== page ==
UCPR: adding a new cause of action out of time

Bluefin Seafoods Pty Ltd v Fraser Coast Regional Council [2018] QSC 14

Bowskill J

The application concerned whether the plaintiff had pleaded new causes of action in its fourth amended statement of claim for damages against the defendant for misleading and deceptive conduct, negligence and breach of contract.

Relevantly, the plaintiff entered into an agreement in consideration of the defendant providing the necessary infrastructure, the plaintiff would develop an aquaculture facility.

The issues to be determined for Bowskill J were:

  • Whether a pleading in the plaintiff’s further amended statement of claim is a new cause of action;
  • If so, whether they are statute barred; and
  • Whether the new causes of action can be permitted to be added to the proceedings outside the limitation period

New causes of action

As to whether there was a new cause of action in the plaintiff’s pleading, Bowskill J referred to Borsato v Campbell [2006] QSC 191 where McMurdo J (as his Honour then was) stated:

[8] …  The dividing line is between the addition of facts which involve a new cause of action and those which are simply further particulars of the cause already claimed, and its location involves a question of degree which can be argued, one way or the other, by the level of abstraction at which a plaintiff’s case is described. …

Bowskill J noted that McMurdo J’s approach in Borsato had been adopted in a number of subsequent decisions, for example, Wolfe v State of Queensland [2008] QCA 113[2009] 1 Qd R 97, Jetcrete Oz Pty Ltd v Conway [2015] QCA 272 and discussed in McQueen v Mount Isa Mines Ltd [2017] QCA 259 at [44]– [55]. Her Honour continued, finding that the plaintiff’s amended statement of claim pleaded new causes of action that:

[33] … were not causes of action sought to be raised by Bluefin prior to the amendment. That is plainly the case in relation to the cause of action for breach of the allegedly varied Development Agreement, because no such variation had previously been pleaded. It is also the case in relation to the Third Representation because, although there had been earlier references to a representation being made on 25 February and/or 1 March 2010 in the pleadings:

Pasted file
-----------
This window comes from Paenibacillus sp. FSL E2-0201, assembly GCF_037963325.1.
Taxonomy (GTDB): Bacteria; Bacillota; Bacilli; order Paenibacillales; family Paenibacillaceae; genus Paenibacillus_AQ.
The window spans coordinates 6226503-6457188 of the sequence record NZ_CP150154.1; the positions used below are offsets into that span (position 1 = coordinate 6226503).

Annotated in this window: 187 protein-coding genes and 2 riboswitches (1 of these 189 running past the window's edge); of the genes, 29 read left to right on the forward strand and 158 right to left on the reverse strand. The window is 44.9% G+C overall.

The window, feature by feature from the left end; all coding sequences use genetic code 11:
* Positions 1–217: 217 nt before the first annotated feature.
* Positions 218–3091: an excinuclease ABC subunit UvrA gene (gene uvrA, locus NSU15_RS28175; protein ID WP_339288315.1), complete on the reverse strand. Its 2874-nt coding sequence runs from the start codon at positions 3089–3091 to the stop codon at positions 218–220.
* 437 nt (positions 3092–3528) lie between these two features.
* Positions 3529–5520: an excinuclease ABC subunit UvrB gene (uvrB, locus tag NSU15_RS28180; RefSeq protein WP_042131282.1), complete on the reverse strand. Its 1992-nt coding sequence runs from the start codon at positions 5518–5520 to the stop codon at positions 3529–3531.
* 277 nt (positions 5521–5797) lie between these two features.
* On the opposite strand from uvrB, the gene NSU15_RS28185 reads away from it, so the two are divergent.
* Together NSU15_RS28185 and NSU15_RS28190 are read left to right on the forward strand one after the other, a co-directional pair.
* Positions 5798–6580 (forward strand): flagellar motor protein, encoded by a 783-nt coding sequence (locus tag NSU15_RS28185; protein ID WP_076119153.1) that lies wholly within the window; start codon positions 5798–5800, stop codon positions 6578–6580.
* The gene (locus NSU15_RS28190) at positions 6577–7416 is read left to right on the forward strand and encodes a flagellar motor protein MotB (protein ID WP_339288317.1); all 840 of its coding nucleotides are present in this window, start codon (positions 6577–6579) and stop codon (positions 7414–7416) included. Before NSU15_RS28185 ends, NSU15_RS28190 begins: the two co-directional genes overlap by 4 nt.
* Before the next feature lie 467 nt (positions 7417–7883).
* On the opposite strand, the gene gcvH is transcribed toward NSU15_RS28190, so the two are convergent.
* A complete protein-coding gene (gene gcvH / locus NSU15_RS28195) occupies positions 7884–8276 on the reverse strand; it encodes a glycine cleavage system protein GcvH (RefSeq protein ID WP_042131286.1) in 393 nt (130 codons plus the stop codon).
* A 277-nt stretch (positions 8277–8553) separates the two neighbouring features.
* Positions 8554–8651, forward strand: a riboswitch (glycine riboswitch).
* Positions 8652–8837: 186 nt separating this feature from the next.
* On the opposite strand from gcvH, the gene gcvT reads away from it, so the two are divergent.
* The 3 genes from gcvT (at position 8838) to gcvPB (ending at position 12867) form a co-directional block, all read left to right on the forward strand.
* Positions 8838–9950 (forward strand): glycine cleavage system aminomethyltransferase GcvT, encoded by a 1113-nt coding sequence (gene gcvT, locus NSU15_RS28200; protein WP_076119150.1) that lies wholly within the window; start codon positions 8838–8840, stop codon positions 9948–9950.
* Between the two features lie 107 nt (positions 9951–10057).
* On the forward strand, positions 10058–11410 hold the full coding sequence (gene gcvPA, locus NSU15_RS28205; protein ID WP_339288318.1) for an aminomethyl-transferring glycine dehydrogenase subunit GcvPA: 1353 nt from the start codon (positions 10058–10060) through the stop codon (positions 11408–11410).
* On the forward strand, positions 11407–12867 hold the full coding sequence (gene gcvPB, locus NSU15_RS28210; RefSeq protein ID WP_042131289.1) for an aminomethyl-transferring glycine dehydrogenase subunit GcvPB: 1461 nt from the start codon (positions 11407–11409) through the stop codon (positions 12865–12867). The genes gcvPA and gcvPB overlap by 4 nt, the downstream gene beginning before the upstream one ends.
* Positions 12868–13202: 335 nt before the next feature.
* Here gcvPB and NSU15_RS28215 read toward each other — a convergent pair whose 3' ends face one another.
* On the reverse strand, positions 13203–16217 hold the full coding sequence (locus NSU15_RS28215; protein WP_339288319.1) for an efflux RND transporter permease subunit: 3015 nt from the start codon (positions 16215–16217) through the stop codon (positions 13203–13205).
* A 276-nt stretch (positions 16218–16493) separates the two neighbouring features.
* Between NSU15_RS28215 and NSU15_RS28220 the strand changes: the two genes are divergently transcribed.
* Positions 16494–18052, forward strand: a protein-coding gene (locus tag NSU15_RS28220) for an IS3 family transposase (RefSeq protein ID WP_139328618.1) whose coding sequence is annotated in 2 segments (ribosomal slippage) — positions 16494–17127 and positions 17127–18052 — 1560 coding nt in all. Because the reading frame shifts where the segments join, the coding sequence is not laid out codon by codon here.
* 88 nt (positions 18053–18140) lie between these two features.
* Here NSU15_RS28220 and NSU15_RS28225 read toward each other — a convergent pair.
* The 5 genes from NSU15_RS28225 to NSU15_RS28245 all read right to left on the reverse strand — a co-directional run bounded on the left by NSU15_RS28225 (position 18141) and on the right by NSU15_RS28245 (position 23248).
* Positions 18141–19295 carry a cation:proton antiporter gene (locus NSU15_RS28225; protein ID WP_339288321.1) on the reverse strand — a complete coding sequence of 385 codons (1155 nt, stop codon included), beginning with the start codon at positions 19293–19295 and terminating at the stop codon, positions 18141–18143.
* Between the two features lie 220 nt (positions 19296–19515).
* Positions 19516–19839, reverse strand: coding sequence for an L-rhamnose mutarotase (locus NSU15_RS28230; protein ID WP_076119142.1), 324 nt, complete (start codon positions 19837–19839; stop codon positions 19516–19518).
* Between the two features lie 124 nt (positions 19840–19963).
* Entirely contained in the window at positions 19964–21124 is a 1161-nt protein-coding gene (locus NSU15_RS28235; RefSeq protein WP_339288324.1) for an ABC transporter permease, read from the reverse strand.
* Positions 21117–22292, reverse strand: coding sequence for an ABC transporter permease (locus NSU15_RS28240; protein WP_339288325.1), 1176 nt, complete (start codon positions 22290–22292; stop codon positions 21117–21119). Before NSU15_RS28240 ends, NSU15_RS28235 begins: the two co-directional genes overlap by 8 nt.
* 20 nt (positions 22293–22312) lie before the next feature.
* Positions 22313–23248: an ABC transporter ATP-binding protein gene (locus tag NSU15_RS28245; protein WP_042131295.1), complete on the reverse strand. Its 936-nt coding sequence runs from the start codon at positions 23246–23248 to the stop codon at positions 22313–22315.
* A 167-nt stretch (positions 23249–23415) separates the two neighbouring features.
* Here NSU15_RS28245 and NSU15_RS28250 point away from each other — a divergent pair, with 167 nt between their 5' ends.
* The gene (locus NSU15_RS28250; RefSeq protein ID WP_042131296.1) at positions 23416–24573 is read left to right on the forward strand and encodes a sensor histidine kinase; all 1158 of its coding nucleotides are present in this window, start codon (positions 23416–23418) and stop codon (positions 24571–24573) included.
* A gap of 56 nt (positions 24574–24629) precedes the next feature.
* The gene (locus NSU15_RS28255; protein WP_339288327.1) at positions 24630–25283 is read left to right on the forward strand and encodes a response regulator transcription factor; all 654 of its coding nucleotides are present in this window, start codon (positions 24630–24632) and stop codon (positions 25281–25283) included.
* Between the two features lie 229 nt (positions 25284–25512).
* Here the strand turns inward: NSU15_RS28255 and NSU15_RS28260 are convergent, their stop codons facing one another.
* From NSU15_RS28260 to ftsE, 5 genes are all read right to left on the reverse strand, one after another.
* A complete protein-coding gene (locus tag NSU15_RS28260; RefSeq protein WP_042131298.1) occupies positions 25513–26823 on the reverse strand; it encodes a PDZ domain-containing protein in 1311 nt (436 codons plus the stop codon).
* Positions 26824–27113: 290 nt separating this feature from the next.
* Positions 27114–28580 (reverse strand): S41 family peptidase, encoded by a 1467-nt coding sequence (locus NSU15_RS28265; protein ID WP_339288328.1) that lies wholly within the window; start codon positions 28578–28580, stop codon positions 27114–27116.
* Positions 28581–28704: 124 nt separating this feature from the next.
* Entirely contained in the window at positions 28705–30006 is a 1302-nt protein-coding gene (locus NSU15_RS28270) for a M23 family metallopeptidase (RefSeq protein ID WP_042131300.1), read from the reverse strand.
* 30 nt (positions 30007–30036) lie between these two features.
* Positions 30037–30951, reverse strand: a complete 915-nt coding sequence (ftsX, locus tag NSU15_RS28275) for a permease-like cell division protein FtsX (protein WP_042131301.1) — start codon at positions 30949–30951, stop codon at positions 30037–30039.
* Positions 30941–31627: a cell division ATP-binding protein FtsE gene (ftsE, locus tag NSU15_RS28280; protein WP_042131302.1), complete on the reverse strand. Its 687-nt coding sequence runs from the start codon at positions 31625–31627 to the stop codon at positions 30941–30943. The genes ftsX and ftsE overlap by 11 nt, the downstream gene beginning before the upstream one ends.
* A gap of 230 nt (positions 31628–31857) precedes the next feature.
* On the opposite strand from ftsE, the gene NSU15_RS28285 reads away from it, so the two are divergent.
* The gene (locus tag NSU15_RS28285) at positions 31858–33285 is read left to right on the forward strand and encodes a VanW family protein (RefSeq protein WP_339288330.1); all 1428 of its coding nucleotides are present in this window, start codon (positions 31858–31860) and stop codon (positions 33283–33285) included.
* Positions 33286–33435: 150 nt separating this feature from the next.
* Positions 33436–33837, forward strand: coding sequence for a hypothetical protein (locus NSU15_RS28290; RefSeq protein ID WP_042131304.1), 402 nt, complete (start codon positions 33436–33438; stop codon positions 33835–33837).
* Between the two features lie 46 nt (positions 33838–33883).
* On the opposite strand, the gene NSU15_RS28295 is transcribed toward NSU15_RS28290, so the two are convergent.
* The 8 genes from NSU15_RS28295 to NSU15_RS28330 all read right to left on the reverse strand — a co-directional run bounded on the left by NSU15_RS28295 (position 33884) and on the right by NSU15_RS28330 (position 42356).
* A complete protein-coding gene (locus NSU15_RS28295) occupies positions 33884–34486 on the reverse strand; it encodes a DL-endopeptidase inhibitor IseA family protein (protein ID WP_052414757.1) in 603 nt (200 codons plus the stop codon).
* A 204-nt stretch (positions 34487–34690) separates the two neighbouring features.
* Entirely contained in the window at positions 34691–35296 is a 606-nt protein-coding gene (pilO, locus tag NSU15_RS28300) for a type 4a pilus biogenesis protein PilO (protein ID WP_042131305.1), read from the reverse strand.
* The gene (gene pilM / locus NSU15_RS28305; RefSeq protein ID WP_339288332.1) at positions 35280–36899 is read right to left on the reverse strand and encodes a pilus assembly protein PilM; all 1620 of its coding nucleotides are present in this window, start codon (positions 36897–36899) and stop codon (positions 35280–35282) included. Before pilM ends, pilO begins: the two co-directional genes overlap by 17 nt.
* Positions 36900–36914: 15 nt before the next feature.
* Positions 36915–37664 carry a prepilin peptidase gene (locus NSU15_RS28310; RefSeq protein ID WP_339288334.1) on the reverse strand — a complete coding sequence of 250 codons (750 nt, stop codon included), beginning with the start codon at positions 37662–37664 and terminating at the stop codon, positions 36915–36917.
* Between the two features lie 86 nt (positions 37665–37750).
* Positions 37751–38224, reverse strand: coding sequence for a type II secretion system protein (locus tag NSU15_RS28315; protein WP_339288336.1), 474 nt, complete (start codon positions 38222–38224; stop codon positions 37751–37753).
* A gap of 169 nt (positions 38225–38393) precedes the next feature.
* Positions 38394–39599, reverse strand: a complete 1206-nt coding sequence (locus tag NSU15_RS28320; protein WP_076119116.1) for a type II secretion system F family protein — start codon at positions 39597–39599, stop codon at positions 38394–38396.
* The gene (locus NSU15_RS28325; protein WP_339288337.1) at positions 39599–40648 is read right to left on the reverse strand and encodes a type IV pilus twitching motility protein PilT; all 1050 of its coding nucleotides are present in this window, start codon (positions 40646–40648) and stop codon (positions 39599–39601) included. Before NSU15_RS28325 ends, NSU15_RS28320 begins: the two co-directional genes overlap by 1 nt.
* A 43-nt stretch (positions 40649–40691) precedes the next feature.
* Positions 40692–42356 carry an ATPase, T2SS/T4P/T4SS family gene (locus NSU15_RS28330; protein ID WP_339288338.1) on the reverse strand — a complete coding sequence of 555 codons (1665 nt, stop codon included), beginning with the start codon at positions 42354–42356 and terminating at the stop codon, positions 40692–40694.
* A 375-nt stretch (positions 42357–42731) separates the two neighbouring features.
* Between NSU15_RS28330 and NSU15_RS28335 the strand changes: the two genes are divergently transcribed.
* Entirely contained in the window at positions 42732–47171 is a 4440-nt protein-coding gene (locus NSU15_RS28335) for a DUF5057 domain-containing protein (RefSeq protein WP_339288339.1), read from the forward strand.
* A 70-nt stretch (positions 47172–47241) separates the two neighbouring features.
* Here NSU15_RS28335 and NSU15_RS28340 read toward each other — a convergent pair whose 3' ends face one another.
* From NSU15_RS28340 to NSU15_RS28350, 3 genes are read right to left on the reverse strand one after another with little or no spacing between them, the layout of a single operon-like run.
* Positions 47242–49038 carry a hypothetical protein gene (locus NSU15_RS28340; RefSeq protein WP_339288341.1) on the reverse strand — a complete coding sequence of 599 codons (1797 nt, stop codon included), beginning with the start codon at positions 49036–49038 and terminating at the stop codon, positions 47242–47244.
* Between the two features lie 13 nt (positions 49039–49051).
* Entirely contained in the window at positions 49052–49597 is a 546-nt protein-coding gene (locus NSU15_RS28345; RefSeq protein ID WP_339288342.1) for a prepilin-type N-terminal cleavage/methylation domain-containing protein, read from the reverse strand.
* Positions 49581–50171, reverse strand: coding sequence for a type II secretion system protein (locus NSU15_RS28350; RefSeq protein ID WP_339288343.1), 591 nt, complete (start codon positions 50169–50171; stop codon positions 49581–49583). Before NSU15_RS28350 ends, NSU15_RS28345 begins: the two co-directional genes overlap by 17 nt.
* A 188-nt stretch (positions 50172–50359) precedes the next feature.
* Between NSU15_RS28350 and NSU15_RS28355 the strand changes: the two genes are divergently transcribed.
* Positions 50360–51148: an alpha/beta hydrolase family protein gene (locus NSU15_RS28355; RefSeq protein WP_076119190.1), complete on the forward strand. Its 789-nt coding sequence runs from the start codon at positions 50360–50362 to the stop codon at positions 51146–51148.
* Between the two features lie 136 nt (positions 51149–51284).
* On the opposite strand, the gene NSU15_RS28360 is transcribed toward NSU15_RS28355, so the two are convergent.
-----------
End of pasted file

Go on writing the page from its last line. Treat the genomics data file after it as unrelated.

(a) prior to the (third) amended statement of claim filed on 11 September 2017, this was simply part of a broader narrative …

(b) in the (third) amended statement of claim filed on 11 September 2017, a statement made on 1 March 2010 (that Council will proceed with stage 1 of the development as previously discussed) is pleaded and defined as the Third Representation, but there is still no pleading of anything done in reliance on it …

(c) the first time it was alleged Bluefin relied upon the Third Representation in deciding not to bring proceedings in relation to the “initial breaches” was in the (fourth) amended statement of claim filed on 1 December 2017. This is a new case. It is not a particularisation of the cause of action (arguably) previously pleaded; it is a new cause of action.

Her Honour held that:

[34] The mere presence in the earlier versions of the statement of claim of a reference to a person on behalf of the Council saying, on 25 February or 1 March 2010, that Council will proceed with stage 1 of the development as previously discussed, does not enable the conclusion to be reached that the cause of action arising from the Third Representation, as eventually pleaded on 1 December 2017, is not a new cause of action. …

Leave to include a new cause of action?

Finding that the limitation period had expired in relation to the new cause of action, her Honour considered whether rule 376(4) of the Uniform Civil Procedure Rules 1999 (Qld) applied:

The court may give leave to make an amendment to include a new cause of action only if—

(a) the court considers it appropriate; and

(b) the new cause of action arises out of the same facts or substantially the same facts as a cause of action for which relief has already been claimed in the proceeding by the party applying for leave to make the amendment.

Her Honour was not satisfied that the new cause of action arose from the same or substantially same facts. Her Honour referred to Keane JA in Zonebar Pty Ltd v Global Management Corporation Pty Ltd [2009] QCA 121 where his Honour (as he then was) stated:

[23] … [t]he substance of the new cause of action is different in terms of the acts or omissions which give rise to it, and the adverse consequences for which damages are claimed.[6]

Consequently, her Honour struck out the entirety of the amended statement of claim, with judgment for the defendant under r 293 UCPR.

David Cormack – Brisbane Barrister & Mediator

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